Lower supply expectations in the U.S. and abroad, and expectations for a recovery in global oil demand, will support prices through the end of 2021, according to the EIA.The EIA expects WTI to average $41.63/Bbl in 4Q2020, up 7.3% from its previous forecast of $38.81. In 1Q2021, the price is expected to rise further to average $44.50/Bbl, up from an estimated $40.22/Bbl in last month's report. WTI will average $38.96 in 2020 and will strengthen to an average of $45.78/Bbl in 2021, according to the EIA.The EIA reduced its 1Q2021 OPEC production forecast by 1.68 MMBbl/d, bringing its total to 30.72 MMBbl/d as they expect member countries to adhere to new quotas. Previously, on December 3, OPEC and its allies agreed to ease oil output cuts by 500 MBbl/d beginning in January. OPEC+ had planned to increase production by as much as 2 MMBbl/d at the start of the new year, but the December meeting resulted in consensus to delay those supply increases. Market participants expected the 2 MMBbl/d supply hike to be deferred by three to six months. EIA's revised supply figures reflect the newest OPEC announcements.The agency also estimates that U.S. crude production will fall 910 MBbl/d year-over-year in 2020, to average 11.34 MMBbl/d. This compares to its previous estimate of an 860 MBbl/d decline. The EIA sees further production declines ahead in 2021, with production expected to fall by 240,000 MBbl/d to 11.10 MMBbl/d compared to its previous forecast of a 210 MBbl/d drop.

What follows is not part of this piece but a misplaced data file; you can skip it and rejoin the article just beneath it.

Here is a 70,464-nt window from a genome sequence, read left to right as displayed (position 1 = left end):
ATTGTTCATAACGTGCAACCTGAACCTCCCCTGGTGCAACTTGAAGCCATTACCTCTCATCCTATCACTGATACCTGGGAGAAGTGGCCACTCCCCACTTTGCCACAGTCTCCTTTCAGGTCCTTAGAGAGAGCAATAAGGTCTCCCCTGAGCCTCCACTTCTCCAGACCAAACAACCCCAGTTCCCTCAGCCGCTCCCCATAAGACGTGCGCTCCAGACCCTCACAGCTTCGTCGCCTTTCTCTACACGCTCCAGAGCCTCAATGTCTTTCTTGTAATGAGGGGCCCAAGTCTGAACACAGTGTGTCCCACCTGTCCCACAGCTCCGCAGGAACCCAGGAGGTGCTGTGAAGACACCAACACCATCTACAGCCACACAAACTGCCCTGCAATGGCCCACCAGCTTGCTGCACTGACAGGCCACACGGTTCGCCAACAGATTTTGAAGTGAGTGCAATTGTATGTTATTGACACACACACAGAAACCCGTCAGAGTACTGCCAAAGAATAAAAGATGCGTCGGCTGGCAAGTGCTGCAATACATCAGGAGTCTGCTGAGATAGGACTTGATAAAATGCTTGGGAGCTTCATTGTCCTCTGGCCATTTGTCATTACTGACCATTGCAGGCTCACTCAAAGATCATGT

In the chart, you can see that the agency decreased its production forecast in 1Q2021 by an average of 43 MBbl/d before increasing it through June. While recent strength in prices has increased drilling and completion activity and brought wells back online, it will likely be outpaced by declining production rates at existing wells, hence the downward revision. (Please note the red bars are negative revisions, while green ones are positive revisions)